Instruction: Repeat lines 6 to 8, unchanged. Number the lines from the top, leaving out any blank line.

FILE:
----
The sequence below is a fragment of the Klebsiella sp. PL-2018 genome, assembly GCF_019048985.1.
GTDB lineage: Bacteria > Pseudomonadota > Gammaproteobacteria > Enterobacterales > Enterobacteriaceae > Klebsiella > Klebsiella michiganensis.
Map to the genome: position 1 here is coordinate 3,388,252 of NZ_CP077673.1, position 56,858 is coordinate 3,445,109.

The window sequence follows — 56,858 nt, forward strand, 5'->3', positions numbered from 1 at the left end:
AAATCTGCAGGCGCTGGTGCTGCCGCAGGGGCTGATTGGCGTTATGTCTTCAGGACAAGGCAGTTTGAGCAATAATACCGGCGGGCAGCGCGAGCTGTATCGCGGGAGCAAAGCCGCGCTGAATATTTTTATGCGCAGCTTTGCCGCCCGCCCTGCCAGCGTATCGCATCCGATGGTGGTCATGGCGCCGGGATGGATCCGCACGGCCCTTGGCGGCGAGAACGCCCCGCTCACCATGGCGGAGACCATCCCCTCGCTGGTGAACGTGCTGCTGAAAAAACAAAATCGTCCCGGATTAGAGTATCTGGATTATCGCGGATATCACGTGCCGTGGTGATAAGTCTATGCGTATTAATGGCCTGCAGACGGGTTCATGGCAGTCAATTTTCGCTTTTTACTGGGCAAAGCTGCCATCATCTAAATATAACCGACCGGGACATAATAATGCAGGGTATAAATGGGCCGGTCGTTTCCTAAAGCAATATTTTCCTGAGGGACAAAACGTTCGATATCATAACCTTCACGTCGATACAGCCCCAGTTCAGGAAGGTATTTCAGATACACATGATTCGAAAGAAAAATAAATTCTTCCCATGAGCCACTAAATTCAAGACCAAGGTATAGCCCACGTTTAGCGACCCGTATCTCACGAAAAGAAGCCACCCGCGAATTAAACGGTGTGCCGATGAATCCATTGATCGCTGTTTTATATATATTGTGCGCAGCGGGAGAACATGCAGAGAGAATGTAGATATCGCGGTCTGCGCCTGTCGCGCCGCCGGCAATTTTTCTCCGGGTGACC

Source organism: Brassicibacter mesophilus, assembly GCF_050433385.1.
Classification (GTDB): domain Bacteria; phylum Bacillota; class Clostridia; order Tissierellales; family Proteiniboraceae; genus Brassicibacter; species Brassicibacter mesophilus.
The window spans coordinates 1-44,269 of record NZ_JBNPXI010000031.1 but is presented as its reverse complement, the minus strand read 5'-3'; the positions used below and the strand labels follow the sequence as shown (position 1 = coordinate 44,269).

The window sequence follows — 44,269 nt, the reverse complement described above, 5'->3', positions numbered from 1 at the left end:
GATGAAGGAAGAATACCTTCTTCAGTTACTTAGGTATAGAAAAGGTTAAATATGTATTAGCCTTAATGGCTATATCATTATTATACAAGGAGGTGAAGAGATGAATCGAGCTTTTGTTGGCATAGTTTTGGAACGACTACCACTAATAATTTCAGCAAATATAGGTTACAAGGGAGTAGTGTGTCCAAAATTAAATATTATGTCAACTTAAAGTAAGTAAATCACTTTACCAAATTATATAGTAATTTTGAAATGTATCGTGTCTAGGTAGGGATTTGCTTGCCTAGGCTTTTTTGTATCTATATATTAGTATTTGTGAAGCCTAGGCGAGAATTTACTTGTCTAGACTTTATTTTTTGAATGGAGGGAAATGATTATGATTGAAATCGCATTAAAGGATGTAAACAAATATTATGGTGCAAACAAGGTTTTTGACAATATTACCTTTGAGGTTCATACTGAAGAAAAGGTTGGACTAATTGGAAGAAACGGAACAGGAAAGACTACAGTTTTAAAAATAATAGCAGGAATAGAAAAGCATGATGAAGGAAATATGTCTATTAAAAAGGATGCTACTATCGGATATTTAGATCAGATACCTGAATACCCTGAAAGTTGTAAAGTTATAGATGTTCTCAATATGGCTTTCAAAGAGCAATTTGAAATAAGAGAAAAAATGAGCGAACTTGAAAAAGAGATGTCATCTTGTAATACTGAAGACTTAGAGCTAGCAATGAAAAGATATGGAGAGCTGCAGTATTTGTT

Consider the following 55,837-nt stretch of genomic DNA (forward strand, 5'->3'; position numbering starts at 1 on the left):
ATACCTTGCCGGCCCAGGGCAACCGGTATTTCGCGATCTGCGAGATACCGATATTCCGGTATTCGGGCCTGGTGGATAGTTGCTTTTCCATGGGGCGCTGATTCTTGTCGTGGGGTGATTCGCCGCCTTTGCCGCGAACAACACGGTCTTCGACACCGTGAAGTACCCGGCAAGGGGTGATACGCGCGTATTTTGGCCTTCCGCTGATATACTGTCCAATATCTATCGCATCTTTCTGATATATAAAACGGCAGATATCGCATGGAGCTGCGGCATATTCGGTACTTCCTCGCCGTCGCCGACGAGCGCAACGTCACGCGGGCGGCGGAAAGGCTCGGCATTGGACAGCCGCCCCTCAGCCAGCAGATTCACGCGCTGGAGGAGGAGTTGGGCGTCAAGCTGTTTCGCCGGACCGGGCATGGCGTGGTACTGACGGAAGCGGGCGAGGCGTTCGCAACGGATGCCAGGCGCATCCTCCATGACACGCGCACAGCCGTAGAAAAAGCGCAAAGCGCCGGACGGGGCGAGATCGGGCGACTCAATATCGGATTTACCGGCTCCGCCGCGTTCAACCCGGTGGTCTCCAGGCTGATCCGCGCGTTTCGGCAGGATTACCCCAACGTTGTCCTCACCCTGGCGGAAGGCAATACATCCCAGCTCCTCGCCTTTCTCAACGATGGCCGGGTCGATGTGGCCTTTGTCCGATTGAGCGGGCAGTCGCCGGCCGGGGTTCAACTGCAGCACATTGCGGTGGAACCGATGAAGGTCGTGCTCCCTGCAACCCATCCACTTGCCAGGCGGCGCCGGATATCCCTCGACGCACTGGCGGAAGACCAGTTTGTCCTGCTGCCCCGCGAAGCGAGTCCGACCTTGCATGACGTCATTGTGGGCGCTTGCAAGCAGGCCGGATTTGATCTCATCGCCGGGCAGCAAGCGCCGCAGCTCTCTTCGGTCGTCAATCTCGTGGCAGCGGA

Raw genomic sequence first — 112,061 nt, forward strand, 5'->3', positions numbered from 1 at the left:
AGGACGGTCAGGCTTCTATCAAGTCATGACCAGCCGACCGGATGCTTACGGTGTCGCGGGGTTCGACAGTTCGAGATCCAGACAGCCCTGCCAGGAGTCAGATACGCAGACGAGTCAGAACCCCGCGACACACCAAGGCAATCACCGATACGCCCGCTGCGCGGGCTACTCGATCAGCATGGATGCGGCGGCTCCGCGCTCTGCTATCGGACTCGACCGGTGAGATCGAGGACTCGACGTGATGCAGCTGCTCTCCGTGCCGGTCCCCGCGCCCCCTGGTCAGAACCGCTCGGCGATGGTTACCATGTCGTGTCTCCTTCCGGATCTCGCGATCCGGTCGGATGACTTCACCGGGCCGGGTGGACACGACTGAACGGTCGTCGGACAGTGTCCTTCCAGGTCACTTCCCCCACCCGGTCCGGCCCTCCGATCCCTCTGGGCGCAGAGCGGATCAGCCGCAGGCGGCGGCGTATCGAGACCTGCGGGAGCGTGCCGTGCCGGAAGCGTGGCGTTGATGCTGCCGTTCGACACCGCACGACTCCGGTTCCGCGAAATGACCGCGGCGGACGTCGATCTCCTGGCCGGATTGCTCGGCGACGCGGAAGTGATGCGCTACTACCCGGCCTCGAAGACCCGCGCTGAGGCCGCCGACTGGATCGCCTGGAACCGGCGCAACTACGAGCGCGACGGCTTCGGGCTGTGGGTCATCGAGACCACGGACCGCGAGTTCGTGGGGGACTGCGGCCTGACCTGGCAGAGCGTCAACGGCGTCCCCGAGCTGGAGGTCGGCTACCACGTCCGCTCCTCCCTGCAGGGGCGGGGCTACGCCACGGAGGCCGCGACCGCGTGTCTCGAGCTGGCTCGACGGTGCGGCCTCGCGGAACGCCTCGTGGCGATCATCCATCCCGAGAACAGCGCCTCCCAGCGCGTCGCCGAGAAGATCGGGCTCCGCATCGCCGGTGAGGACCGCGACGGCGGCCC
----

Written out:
Source organism: Brassicibacter mesophilus, assembly GCF_050433385.1.
Classification (GTDB): domain Bacteria; phylum Bacillota; class Clostridia; order Tissierellales; family Proteiniboraceae; genus Brassicibacter; species Brassicibacter mesophilus.
The window spans coordinates 1-44,269 of record NZ_JBNPXI010000031.1 but is presented as its reverse complement, the minus strand read 5'-3'; the positions used below and the strand labels follow the sequence as shown (position 1 = coordinate 44,269).